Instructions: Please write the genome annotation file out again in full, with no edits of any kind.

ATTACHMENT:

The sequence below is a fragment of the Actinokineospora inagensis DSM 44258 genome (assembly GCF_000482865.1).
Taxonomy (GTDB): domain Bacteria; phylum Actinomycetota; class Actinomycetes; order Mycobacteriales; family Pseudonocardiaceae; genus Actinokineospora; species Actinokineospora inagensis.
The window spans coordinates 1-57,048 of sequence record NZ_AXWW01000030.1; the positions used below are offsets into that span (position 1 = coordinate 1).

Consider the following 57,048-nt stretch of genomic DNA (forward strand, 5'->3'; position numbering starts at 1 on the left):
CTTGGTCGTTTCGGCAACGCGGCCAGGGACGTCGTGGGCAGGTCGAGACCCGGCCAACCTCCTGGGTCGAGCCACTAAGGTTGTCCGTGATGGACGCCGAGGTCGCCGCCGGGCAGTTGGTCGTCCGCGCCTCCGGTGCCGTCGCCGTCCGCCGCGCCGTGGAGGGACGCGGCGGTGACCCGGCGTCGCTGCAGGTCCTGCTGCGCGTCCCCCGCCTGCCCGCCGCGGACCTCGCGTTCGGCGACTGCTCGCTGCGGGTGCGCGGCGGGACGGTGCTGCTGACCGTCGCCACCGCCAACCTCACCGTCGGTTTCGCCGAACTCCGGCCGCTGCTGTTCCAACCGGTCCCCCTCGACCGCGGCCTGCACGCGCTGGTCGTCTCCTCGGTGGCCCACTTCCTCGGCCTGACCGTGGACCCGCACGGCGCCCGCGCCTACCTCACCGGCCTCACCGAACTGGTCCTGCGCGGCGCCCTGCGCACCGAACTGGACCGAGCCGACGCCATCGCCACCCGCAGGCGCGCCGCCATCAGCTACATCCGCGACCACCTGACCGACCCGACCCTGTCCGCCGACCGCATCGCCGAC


The sequence below is a fragment of the Actinokineospora inagensis DSM 44258 genome (assembly GCF_000482865.1).
Taxonomy (GTDB): domain Bacteria; phylum Actinomycetota; class Actinomycetes; order Mycobacteriales; family Pseudonocardiaceae; genus Actinokineospora; species Actinokineospora inagensis.
The window spans coordinates 1-57,048 of sequence record NZ_AXWW01000030.1; the positions used below are offsets into that span (position 1 = coordinate 1).

Consider the following 57,048-nt stretch of genomic DNA (forward strand, 5'->3'; position numbering starts at 1 on the left):
CTTGGTCGTTTCGGCAACGCGGCCAGGGACGTCGTGGGCAGGTCGAGACCCGGCCAACCTCCTGGGTCGAGCCACTAAGGTTGTCCGTGATGGACGCCGAGGTCGCCGCCGGGCAGTTGGTCGTCCGCGCCTCCGGTGCCGTCGCCGTCCGCCGCGCCGTGGAGGGACGCGGCGGTGACCCGGCGTCGCTGCAGGTCCTGCTGCGCGTCCCCCGCCTGCCCGCCGCGGACCTCGCGTTCGGCGACTGCTCGCTGCGGGTGCGCGGCGGGACGGTGCTGCTGACCGTCGCCACCGCCAACCTCACCGTCGGTTTCGCCGAACTCCGGCCGCTGCTGTTCCAACCGGTCCCCCTCGACCGCGGCCTGCACGCGCTGGTCGTCTCCTCGGTGGCCCACTTCCTCGGCCTGACCGTGGACCCGCACGGCGCCCGCGCCTACCTCACCGGCCTCACCGAACTGGTCCTGCGCGGCGCCCTGCGCACCGAACTGGACCGAGCCGACGCCATCGCCACCCGCAGGCGCGCCGCCATCAGCTACATCCGCGACCACCTGACCGACCCGACCCTGTCCGCCGACCGCATCGCCGAC